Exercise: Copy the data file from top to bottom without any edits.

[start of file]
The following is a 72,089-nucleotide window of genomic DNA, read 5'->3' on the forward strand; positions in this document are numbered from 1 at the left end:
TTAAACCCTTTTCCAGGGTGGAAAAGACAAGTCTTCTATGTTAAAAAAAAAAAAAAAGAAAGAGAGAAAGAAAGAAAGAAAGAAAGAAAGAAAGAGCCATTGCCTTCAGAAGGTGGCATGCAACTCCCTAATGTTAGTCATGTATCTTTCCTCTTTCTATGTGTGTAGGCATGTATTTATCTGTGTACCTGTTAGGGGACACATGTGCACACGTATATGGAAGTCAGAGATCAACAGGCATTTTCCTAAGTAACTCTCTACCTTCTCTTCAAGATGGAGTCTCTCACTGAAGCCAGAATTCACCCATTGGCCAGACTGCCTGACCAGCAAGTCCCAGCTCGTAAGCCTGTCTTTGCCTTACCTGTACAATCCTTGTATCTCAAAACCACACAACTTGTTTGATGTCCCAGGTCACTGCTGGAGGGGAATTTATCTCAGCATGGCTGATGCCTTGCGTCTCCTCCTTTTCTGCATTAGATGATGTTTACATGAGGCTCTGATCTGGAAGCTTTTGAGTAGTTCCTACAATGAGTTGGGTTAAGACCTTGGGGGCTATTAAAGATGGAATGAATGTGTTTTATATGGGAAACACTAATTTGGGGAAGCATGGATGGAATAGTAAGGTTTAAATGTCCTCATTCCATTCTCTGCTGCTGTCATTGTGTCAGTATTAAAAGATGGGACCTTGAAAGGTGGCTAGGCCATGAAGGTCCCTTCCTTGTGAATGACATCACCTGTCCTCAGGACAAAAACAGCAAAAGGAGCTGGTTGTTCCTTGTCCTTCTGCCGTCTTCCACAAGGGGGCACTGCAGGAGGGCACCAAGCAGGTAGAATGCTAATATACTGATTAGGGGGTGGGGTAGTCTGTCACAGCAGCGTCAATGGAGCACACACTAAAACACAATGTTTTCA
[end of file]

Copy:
The following is a 72,089-nucleotide window of genomic DNA, read 5'->3' on the forward strand; positions in this document are numbered from 1 at the left end:
TTAAACCCTTTTCCAGGGTGGAAAAGACAAGTCTTCTATGTTAAAAAAAAAAAAAAAGAAAGAGAGAAAGAAAGAAAGAAAGAAAGAAAGAAAGAGCCATTGCCTTCAGAAGGTGGCATGCAACTCCCTAATGTTAGTCATGTATCTTTCCTCTTTCTATGTGTGTAGGCATGTATTTATCTGTGTACCTGTTAGGGGACACATGTGCACACGTATATGGAAGTCAGAGATCAACAGGCATTTTCCTAAGTAACTCTCTACCTTCTCTTCAAGATGGAGTCTCTCACTGAAGCCAGAATTCACCCATTGGCCAGACTGCCTGACCAGCAAGTCCCAGCTCGTAAGCCTGTCTTTGCCTTACCTGTACAATCCTTGTATCTCAAAACCACACAACTTGTTTGATGTCCCAGGTCACTGCTGGAGGGGAATTTATCTCAGCATGGCTGATGCCTTGCGTCTCCTCCTTTTCTGCATTAGATGATGTTTACATGAGGCTCTGATCTGGAAGCTTTTGAGTAGTTCCTACAATGAGTTGGGTTAAGACCTTGGGGGCTATTAAAGATGGAATGAATGTGTTTTATATGGGAAACACTAATTTGGGGAAGCATGGATGGAATAGTAAGGTTTAAATGTCCTCATTCCATTCTCTGCTGCTGTCATTGTGTCAGTATTAAAAGATGGGACCTTGAAAGGTGGCTAGGCCATGAAGGTCCCTTCCTTGTGAATGACATCACCTGTCCTCAGGACAAAAACAGCAAAAGGAGCTGGTTGTTCCTTGTCCTTCTGCCGTCTTCCACAAGGGGGCACTGCAGGAGGGCACCAAGCAGGTAGAATGCTAATATACTGATTAGGGGGTGGGGTAGTCTGTCACAGCAGCGTCAATGGAGCACACACTAAAACACAATGTTTTCA